The advent of social media led to a new philosophy for marketers to get closer to consumers, engage in one-on-one conversations and so on, but the business case was often anecdotal. Then algorithms shifted and attention fragmented, leading to pay-to-play and content creation with paid distribution. Brands got a bit further from consumers, and social channels became avenues for delivering media. Could live video streaming change all of that?
Live video streaming started to take off about this time last year with the launch of Meerkat just prior to SXSW. It was followed quickly by Twitter-owned Periscope. Both allow users to quickly and easily stream video of what they’re doing to a community that’s able to ask questions and like content. Recently, Facebook got into the game, allowing users to live stream their experiences with friends. While the feature isn’t fully available for brands just yet, it likely will be in the near future.
Here to Stay but Will Brands Embrace It?
With Facebook on board, we can be sure that live video streaming is here to stay, and there really is no other social medium that is this intimate and unfiltered. Anything can happen, and it could potentially bring brands up close and personal with their audience again.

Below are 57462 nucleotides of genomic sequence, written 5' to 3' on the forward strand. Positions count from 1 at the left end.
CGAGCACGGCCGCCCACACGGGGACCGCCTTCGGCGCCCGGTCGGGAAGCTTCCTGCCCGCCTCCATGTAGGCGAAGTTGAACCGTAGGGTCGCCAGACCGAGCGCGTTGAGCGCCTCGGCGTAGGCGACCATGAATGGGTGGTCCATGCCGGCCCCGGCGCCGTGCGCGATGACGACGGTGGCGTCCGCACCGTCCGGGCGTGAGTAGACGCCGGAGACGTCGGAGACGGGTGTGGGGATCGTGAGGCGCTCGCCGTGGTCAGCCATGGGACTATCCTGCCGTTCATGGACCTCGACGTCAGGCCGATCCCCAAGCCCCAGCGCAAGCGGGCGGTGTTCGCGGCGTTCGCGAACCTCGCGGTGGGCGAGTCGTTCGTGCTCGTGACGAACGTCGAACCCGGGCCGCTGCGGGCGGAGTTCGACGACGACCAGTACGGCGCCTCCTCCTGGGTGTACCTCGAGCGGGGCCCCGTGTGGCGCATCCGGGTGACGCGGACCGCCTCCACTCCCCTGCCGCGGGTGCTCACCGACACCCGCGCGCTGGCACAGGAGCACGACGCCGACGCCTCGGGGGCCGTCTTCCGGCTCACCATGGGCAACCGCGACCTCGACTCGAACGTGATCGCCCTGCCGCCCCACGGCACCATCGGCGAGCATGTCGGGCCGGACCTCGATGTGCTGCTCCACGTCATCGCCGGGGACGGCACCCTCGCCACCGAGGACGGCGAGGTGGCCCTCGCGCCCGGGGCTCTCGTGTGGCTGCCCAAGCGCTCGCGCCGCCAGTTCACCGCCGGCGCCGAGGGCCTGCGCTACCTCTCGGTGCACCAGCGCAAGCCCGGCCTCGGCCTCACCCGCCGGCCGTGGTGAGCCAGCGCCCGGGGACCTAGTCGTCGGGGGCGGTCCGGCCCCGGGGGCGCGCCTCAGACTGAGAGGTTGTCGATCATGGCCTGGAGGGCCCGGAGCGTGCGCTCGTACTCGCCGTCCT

Live streaming offers significant potential for brands for product launches, demos, guides, exclusive content and so on. And all of that comes with the added benefit of immediate sharing that comes across as unfiltered and less polished than other brand content. The content is in the moment, and authenticity is more likely to show through.
All of this comes with risks. Accidents happen. Legal issues could come up (e.g., someone is caught on camera without permission), and whenever a brand goes live and other people can weigh in (e.g., Twitter chats, Reddit AMAs), unplanned actions and comments are sure to occur.
A Little Too Authentic?
Facebook getting into the live streaming game is no small thing. More people will see it, embrace it and try it themselves, and this may open them up to expecting more authentic, less polished social content from brands. The question for brands will be whether or not the risks outweigh the rewards, but the brands who embrace it early while consumers are growing aware of it, could stand out.